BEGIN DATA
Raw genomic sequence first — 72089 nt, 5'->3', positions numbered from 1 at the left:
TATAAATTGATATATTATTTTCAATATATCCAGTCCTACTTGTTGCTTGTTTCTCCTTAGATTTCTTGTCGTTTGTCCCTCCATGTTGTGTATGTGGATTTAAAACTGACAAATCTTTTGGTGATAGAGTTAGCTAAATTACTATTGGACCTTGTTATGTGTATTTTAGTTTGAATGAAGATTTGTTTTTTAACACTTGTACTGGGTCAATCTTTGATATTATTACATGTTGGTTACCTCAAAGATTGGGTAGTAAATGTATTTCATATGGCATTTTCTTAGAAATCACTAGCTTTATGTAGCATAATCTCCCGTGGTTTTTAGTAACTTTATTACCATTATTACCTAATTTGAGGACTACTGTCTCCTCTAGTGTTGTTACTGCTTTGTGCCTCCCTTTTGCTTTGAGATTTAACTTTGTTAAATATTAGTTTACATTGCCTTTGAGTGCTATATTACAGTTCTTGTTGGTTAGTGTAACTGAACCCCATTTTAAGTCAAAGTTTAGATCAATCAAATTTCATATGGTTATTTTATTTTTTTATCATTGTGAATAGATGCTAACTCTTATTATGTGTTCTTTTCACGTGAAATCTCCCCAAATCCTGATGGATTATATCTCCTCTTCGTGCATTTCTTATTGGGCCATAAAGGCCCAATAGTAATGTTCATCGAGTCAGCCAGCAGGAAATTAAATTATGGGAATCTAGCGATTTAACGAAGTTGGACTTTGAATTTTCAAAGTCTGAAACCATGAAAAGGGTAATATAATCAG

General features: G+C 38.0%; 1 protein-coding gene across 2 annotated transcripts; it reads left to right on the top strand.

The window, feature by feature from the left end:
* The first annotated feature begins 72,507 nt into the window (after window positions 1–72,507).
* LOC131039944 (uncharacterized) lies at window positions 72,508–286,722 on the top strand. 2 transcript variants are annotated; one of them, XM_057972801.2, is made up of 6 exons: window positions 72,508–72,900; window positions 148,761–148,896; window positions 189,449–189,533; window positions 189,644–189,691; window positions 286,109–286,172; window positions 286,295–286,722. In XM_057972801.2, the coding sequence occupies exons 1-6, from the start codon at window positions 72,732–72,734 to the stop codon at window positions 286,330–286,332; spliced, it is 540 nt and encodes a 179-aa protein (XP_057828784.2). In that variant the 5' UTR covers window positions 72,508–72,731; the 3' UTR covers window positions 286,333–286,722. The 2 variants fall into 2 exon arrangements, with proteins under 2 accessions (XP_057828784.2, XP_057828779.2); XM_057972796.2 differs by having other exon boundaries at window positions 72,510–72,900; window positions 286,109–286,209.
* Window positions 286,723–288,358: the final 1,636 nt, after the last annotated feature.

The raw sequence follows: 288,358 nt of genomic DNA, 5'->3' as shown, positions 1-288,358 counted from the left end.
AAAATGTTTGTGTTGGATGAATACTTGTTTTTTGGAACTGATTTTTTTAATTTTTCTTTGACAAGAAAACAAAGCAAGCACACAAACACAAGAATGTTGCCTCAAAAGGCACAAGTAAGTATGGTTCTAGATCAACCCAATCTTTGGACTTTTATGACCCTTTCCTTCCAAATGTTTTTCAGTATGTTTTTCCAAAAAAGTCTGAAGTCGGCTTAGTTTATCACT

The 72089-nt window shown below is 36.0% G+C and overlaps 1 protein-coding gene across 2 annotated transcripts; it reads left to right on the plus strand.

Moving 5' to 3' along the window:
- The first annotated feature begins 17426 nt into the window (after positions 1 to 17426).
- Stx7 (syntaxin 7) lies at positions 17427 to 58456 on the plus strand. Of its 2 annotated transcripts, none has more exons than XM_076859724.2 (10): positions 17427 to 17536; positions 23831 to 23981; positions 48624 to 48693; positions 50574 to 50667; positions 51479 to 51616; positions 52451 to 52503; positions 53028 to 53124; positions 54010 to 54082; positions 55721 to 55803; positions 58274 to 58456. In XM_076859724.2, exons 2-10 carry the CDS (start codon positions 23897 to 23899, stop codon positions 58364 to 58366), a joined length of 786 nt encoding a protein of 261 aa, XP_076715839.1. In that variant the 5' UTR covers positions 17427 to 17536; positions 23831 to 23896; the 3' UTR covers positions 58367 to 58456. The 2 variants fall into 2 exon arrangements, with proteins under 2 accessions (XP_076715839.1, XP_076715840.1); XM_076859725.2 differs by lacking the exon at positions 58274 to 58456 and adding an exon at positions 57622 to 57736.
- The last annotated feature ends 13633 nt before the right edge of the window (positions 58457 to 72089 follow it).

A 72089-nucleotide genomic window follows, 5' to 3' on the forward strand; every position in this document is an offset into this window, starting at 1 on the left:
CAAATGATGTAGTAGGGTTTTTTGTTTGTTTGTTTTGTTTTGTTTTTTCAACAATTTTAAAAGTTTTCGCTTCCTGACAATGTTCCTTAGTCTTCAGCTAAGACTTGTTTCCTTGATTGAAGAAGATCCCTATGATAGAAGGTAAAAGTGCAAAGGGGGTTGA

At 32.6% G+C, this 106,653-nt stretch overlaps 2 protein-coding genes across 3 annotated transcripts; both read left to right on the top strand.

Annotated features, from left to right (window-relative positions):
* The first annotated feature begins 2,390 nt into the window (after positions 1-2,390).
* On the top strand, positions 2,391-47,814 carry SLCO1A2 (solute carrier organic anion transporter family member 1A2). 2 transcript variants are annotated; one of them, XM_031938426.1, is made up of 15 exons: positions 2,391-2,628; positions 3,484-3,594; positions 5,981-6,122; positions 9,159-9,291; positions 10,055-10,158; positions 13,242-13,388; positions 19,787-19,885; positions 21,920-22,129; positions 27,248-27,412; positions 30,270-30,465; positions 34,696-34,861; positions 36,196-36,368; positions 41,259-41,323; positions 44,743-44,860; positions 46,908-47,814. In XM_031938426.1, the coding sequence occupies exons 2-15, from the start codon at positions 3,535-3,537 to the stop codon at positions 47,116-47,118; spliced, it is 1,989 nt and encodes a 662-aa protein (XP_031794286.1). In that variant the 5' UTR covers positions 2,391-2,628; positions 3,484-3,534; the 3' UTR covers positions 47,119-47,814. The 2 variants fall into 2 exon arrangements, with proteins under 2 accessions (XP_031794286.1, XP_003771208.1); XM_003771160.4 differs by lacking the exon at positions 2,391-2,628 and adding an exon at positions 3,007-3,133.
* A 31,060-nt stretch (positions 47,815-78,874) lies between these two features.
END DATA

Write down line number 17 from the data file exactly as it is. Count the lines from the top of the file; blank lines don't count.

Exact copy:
At 32.6% G+C, this 106,653-nt stretch overlaps 2 protein-coding genes across 3 annotated transcripts; both read left to right on the top strand.